The Importance of Wastewater Infrastructure: Up [the] Creek (with a Paddle)

July 16, 2014 | General RCAP News

David Gessner highlights a recent trip he took down a local stream impacted by the overflow of untreated sewage in his essay in this month's OnEarth newsletter. The stream is famous for being the location where the TV show Dawson's Creek was shot.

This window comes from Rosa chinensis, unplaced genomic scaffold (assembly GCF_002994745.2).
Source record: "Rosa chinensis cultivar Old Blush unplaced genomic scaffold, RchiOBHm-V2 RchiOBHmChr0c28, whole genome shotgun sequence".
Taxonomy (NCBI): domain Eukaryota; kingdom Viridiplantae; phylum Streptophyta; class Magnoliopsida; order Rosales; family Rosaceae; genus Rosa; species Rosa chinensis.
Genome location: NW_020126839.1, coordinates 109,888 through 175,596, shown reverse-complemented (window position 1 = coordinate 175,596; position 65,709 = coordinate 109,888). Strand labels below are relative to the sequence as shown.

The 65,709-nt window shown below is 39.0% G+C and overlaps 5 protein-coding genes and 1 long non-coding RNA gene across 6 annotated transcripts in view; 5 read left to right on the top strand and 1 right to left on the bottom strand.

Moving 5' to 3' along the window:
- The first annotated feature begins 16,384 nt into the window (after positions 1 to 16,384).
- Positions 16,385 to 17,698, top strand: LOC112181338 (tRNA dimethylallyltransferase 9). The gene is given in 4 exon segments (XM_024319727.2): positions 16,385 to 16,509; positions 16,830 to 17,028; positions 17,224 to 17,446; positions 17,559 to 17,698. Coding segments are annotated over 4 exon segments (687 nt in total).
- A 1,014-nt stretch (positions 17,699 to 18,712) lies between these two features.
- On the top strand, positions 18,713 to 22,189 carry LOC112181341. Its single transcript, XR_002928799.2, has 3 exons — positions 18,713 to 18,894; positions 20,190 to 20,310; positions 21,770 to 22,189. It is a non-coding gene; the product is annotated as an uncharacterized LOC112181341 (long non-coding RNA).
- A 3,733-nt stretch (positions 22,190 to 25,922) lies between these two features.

This place teems with ospreys and oystercatchers and skimmers and herons of all stripes, and with ibises, which spend their days literally poking around, jabbing their crazy curved bills into the crab holes in the marsh muck. Today buffleheads, silly-looking ducks that fully earn their name, bob along the edge of the phragmites. The water is as flat and glassy as I’ve ever seen it, and looks as if you could crack it with a rock. We glide over ghostly oyster beds, which I can reach down and touch with my paddle. When we first moved here I was quick to claim a few for my own and bring them home to roast for dinner. No more. Last winter I went deep-sea fishing with my nephew and brother-in-law, and when we passed by this channel the captain said, unequivocally, “I’d never eat anything from these creeks.”